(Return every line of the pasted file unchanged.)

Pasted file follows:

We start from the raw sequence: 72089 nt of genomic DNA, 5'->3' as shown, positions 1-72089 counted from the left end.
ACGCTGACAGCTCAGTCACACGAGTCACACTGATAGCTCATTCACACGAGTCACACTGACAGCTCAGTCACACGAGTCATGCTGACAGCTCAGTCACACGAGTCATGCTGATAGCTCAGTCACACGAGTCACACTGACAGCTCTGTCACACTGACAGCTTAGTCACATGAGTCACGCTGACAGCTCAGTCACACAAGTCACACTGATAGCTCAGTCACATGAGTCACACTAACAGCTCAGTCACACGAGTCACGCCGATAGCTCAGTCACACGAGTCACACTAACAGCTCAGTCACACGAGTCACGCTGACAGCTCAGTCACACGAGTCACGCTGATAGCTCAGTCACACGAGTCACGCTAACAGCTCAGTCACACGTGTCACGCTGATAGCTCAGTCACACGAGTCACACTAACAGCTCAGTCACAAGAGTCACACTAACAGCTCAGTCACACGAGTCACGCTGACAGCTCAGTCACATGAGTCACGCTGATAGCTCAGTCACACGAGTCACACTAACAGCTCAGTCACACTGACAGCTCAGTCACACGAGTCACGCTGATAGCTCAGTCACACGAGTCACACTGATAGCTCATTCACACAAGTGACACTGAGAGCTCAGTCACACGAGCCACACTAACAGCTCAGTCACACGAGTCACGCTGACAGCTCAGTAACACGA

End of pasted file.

We start from the raw sequence: 72089 nt of genomic DNA, 5'->3' as shown, positions 1-72089 counted from the left end.
ACGCTGACAGCTCAGTCACACGAGTCACACTGATAGCTCATTCACACGAGTCACACTGACAGCTCAGTCACACGAGTCATGCTGACAGCTCAGTCACACGAGTCATGCTGATAGCTCAGTCACACGAGTCACACTGACAGCTCTGTCACACTGACAGCTTAGTCACATGAGTCACGCTGACAGCTCAGTCACACAAGTCACACTGATAGCTCAGTCACATGAGTCACACTAACAGCTCAGTCACACGAGTCACGCCGATAGCTCAGTCACACGAGTCACACTAACAGCTCAGTCACACGAGTCACGCTGACAGCTCAGTCACACGAGTCACGCTGATAGCTCAGTCACACGAGTCACGCTAACAGCTCAGTCACACGTGTCACGCTGATAGCTCAGTCACACGAGTCACACTAACAGCTCAGTCACAAGAGTCACACTAACAGCTCAGTCACACGAGTCACGCTGACAGCTCAGTCACATGAGTCACGCTGATAGCTCAGTCACACGAGTCACACTAACAGCTCAGTCACACTGACAGCTCAGTCACACGAGTCACGCTGATAGCTCAGTCACACGAGTCACACTGATAGCTCATTCACACAAGTGACACTGAGAGCTCAGTCACACGAGCCACACTAACAGCTCAGTCACACGAGTCACGCTGACAGCTCAGTAACACGA